While past studies have linked ethnicity to consumer behaviour (e.g. Deshpandé & Stayman 1994; Koslow et al. 1994; Lee & Tse 1994; Nwankwo & Lindridge 1998), they have generally confirmed that differences exist between ethnic groups, and that ethnic minority groups may have more positive reactions to ethnic endorsers. The aim of this study is to provide a theoretical basis to understanding this phenomenon that can be useful to marketers who are advertising to an ethnic minority market. We investigate the role of self-referencing as a mechanism for explaining effects which the ethnicity of the model in an advertisement has upon consumers.

SELF-REFERENCING AND ETHNICITY

Self-referencing occurs when a consumer processes information by relating it to some aspect of their self, such as their past experiences. For example, a consumer may see an ad which reminds them of a past holiday they took. Or, as in the case of this study, the ethnicity of the model may result in consumers of the same ethnicity self-referencing the ad information. This perspective assumes that the self is a highly organised, complex memory structure that contains both the semantic and episodic knowledge gained over a lifetime (Burnkrant & Unnava 1995). Thus, when an ethnic minority consumer is exposed to a message that involves a dimension that is central to the self – like a model of the same ethnicity – self-referencing is activated and influences how the message is processed (Rogers et al. 1977;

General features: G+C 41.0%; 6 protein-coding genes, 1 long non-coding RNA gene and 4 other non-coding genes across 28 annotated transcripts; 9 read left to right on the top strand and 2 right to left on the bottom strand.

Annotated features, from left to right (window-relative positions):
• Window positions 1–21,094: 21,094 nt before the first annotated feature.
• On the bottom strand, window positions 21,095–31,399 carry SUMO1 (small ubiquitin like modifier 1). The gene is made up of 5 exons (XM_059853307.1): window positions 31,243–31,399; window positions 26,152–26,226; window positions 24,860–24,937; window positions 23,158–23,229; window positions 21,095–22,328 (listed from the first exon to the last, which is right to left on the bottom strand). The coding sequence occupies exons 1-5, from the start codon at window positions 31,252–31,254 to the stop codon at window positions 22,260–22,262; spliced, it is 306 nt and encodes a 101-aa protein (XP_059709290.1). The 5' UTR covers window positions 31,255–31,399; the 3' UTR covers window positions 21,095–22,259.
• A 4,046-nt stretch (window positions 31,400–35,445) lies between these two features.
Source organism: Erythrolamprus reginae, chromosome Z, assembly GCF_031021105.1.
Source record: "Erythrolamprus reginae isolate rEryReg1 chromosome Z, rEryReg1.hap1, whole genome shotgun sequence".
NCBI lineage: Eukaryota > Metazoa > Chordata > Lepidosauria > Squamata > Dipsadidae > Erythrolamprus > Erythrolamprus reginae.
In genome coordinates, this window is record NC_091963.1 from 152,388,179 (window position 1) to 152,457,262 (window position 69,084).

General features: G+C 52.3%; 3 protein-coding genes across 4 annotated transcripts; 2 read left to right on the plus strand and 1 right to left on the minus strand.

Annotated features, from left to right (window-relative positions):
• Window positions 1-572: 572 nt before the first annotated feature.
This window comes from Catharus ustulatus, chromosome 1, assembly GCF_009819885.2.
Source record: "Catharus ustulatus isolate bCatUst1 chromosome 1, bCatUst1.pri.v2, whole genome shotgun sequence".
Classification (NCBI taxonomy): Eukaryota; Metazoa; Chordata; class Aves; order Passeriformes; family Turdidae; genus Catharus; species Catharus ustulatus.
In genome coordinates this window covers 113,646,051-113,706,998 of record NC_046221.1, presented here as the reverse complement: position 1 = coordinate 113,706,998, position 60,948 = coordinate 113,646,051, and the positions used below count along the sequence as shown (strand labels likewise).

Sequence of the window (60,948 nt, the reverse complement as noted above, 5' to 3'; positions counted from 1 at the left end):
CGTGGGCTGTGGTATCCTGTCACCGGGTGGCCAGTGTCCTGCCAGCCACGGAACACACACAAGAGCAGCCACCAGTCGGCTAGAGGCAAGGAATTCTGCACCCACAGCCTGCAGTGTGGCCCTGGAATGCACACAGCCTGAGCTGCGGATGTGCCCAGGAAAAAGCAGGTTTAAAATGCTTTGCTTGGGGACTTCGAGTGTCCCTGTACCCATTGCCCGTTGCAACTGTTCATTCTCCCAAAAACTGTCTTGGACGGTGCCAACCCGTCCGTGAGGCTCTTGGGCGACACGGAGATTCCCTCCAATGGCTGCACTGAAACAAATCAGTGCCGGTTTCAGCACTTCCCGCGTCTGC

Krishnamurthy & Sujan 1999). The advantage for marketers is that research suggests that relating information to oneself heightens ad recall and can generate more favourable ad evaluations (Meyers-Levy & Peracchio 1996; Krishnamurthy & Sujan 1999). Consequently, ads are better remembered and better liked by consumers. The rationale for viewing ethnicity as a dimension of the self, that is central to ethnic minority consumers, is based on distinctiveness theory (McGuire & Padawer-Singer 1976; McGuire 1984).

Distinctiveness theory proposes that when a person perceives a complex stimulus, such as their self, they notice distinctive differences and characteristics which have greater informational value in discriminating themselves from others. Thus ethnicity is more salient to the self in an ethnically mixed society than in a uniform one. Further, in an integrated society, ethnicity is more salient to the self-concept of members of the minority group than of the majority group. When an individual’s self is salient, being exposed to information that is consistent with this dimension should result in spontaneous selfreferencing.